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Francine Segan, one of America’s foremost experts on Italian cuisine, is an engaging public speaker, author, TV personality and consultant. A noted food historian and James Beard-nominated author of six books including "Dolci: Italy's Sweets" and "Pasta Modern: New & Inspired Recipes from Italy" (both published by Stewart, Tabori & Chang).

Her many TV appearances include "Today" and "Early Show," and she has been featured on numerous specials for PBS, the Food Network and the History, Sundance and Discovery channels.

She is the U.S. spokesperson for several distinguished Italian companies including Lavazza, Felicetti, Amedei and Garofalo. As spokesperson for Carrabba's Italian Grill, a chain of 350 restaurants, she is featured in their La Pasta Vita video series.

Francine co-edited "Entertaining from Ancient Rome to the Super Bowl," a 2-volume encyclopedia, which was a finalist for the coveted Gourmand World Cookbook Award given each year in Paris. She contributed the chapter on Ruth Reichl for the book "Icons Of American Cooking" and translated two books -- "Nutella Passion" and "The Pleasures of Espresso" -- from Italian into English for Giunti, Italy's largest privately owned publisher.

Segan writes for several magazines including Epicurious, Food Arts and Gastronomica. She writes extensively about chocolate and authored several chapters of Rutgers University’s catalogue "Bitter Sweet: The Chocolate Show" and contributed the chapter "Italian Chocolate" for the upcoming Oxford Encyclopedia of Sweets. She lectures across the country for the prestigious speaker's bureau Cassidy & Fishman and is a frequent guest speaker at the Institute for Advanced Study at Princeton University, Smithsonian Museum in Washington, D.C., Virginia Fine Arts Museum and Museum of Natural History in New York.

The Jack-o-Potion combines cachaça and cranberry. Credit: Owl's Brew.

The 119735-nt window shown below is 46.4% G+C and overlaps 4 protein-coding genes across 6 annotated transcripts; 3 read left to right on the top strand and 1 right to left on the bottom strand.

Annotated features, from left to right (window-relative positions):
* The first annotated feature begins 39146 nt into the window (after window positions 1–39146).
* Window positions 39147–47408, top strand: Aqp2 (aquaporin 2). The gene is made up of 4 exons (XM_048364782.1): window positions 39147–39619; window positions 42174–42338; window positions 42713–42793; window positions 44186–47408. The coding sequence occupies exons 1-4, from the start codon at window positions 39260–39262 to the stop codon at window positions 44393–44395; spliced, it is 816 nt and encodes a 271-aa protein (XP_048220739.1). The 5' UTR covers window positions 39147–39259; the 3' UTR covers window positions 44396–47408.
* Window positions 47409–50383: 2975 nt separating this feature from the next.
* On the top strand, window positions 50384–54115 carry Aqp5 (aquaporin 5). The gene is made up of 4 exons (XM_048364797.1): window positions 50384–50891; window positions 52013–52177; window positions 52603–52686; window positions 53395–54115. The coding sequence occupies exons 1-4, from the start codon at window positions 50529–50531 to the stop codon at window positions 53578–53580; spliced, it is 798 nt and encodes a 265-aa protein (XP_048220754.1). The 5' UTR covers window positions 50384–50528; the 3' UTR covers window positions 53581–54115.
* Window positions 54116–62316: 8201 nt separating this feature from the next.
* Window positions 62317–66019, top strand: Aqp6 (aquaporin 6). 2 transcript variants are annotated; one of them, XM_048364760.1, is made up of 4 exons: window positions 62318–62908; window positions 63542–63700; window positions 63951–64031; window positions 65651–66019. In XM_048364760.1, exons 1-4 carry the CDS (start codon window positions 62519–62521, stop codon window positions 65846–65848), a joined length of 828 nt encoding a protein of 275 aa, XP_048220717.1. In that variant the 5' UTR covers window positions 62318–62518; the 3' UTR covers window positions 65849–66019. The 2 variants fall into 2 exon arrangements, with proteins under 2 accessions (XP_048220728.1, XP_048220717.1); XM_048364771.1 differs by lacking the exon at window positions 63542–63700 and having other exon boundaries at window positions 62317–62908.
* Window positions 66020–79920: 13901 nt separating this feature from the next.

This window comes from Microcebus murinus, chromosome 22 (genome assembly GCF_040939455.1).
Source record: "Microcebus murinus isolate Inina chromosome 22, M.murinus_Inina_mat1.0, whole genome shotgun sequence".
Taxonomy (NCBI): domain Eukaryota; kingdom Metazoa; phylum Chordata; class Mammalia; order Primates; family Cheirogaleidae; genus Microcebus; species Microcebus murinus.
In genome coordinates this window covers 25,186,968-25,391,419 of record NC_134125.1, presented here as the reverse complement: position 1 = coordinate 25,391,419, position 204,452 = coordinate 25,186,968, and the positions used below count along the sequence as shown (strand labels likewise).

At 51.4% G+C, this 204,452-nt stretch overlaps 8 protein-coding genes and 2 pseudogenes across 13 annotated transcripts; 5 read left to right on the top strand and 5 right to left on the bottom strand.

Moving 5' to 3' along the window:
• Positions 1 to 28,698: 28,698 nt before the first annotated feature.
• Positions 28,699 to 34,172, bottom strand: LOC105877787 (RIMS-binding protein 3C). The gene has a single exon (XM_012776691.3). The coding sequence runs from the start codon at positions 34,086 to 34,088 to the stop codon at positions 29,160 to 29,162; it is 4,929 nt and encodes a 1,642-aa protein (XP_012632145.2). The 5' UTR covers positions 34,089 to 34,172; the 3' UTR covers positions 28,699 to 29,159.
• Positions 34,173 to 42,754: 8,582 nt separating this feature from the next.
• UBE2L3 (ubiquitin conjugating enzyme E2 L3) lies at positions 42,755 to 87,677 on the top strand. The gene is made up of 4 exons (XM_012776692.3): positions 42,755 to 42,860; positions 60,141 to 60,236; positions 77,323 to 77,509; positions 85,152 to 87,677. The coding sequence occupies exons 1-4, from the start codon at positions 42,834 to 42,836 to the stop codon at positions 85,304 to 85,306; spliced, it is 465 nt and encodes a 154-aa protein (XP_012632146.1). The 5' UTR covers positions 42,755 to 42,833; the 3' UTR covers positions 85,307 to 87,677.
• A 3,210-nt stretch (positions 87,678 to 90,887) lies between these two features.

Halloween may mean trick or treating for the kids, but as adults we also like to get into the holiday spirit (or spirits, as

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pumpkin carbonara

Succulent summer tomatoes are a distant memory, but luckily wonderful pasta sauce can be made with fall's beautiful bounty of pears and pumpkins. My passion

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Italians like to linger at the table, during and after a meal. Dessert is leisurely. Sweets are served along with a dessert wine or

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Chocolate ravioli make for a sweet treat.

Pasta lovers, save room for dessert. Pasta can be enjoyed not just as a first course, but for dessert too! Pasta as a sweets

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Lou Di Palo

Four generations of Di Palos have run an Italian specialty market in New York City's Little Italy, so having Lou Di Palo, great-grandson of

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At All’Antico Vinaio, you can get grated zucchini on your panino. Credit: Francine Segan

Florence's favorite street food is the panino and, with so much to do in Tuscany's capital city, it's the perfect meal while sightseeing. There

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Willy Wonka might not agree, but not all chocolate is created equal. To find out what makes the difference between a $1 candy bar

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Faux basil caviar is one of five trends to watch.

After tasting 2,734 entries, it was easy to spot food trends. I was one of the dozen judges for the coveted sofi Awards given

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